Newspaper of The New York Herald, February 28, 1842, Page 1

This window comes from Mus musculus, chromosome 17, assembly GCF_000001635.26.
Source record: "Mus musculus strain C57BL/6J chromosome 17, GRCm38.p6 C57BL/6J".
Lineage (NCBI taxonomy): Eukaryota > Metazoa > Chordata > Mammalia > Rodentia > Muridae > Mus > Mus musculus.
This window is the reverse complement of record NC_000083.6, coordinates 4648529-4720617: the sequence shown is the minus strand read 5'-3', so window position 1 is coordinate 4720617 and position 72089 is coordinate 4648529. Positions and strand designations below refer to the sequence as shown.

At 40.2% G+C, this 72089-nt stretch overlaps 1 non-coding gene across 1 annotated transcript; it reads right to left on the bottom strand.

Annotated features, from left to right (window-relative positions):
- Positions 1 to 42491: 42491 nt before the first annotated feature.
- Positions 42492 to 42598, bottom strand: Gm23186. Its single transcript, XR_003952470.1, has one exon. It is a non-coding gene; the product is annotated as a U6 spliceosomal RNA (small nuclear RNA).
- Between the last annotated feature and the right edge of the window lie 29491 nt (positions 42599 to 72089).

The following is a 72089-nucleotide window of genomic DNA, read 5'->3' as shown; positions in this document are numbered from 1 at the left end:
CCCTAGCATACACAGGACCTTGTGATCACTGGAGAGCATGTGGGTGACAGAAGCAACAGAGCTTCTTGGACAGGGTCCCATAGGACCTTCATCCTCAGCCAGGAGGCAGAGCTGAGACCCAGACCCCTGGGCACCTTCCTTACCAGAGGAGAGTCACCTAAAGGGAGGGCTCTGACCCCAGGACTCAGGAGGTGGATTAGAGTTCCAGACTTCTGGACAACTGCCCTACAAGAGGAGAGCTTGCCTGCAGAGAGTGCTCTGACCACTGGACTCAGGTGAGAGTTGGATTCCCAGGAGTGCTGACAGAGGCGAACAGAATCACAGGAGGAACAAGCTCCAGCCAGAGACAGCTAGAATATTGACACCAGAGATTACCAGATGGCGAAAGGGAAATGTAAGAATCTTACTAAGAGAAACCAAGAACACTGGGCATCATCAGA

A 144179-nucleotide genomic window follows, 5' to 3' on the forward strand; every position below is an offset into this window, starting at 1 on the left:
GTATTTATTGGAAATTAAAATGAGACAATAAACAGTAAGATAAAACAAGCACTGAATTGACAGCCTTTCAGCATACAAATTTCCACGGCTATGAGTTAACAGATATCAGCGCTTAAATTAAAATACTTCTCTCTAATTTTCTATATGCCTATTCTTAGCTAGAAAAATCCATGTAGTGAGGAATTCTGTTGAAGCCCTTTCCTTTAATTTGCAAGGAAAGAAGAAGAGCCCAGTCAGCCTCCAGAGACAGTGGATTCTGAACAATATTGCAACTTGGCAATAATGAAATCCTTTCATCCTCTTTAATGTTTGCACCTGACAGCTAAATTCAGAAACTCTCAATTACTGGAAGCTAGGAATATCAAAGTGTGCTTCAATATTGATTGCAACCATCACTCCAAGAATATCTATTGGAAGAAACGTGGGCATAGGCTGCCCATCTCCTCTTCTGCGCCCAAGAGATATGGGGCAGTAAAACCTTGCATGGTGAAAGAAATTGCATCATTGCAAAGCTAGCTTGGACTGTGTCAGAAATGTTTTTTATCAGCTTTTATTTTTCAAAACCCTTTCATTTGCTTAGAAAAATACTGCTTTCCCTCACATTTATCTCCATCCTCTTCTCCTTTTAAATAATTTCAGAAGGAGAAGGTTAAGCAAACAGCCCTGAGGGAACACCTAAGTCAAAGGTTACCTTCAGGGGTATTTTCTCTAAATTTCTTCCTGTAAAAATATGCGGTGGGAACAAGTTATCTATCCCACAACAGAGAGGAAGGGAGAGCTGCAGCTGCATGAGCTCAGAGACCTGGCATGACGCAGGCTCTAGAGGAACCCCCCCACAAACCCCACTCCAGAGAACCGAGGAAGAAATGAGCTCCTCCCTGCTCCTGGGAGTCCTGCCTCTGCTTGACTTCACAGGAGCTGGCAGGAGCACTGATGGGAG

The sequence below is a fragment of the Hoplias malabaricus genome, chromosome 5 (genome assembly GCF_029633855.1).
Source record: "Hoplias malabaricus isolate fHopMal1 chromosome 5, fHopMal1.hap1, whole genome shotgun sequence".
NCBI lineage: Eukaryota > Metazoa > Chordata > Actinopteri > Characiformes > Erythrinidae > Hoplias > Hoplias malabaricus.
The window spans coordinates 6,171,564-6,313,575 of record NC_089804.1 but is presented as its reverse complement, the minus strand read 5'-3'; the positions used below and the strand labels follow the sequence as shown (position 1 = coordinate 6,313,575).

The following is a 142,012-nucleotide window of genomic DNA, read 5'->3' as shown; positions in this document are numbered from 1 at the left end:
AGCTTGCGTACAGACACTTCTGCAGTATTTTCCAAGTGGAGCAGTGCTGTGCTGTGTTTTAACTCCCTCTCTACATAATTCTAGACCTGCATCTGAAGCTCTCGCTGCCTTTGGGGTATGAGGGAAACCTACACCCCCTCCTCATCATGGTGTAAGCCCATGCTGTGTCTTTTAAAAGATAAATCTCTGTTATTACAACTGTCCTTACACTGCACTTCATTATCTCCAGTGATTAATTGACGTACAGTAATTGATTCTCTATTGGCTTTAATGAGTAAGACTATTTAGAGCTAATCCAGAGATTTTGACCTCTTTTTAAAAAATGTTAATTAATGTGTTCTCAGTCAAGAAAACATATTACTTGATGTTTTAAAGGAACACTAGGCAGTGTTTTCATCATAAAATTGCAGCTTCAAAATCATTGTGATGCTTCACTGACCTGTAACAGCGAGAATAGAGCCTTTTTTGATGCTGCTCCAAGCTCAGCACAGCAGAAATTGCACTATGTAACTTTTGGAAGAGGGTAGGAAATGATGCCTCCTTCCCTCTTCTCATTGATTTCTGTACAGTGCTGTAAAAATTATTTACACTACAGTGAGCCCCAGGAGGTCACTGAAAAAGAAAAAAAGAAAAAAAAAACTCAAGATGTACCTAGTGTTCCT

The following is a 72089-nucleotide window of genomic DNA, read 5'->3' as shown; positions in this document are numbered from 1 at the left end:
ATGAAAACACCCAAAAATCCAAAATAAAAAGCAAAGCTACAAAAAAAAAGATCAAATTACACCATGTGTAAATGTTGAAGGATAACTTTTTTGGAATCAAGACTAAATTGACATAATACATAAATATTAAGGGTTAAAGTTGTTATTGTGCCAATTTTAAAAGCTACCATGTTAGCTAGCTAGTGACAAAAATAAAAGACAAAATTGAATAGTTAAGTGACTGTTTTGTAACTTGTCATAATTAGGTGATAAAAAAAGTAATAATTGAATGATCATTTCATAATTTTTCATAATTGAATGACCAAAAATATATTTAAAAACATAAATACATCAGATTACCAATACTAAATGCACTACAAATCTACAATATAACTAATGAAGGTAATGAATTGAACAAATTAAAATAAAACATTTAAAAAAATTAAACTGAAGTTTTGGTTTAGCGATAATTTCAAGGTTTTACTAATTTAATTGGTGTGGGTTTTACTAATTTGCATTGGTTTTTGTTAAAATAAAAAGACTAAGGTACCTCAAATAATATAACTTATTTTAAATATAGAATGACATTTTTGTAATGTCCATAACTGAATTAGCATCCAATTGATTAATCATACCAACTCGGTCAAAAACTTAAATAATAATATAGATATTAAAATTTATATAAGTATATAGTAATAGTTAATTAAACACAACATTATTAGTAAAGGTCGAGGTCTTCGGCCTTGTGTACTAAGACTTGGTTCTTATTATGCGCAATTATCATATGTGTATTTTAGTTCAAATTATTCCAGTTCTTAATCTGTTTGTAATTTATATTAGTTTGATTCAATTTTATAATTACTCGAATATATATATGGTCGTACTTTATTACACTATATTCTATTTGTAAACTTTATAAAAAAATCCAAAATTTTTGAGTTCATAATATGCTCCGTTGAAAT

February 28, 1842 Tarihli The New York Herald Gazetesi Sayfa 1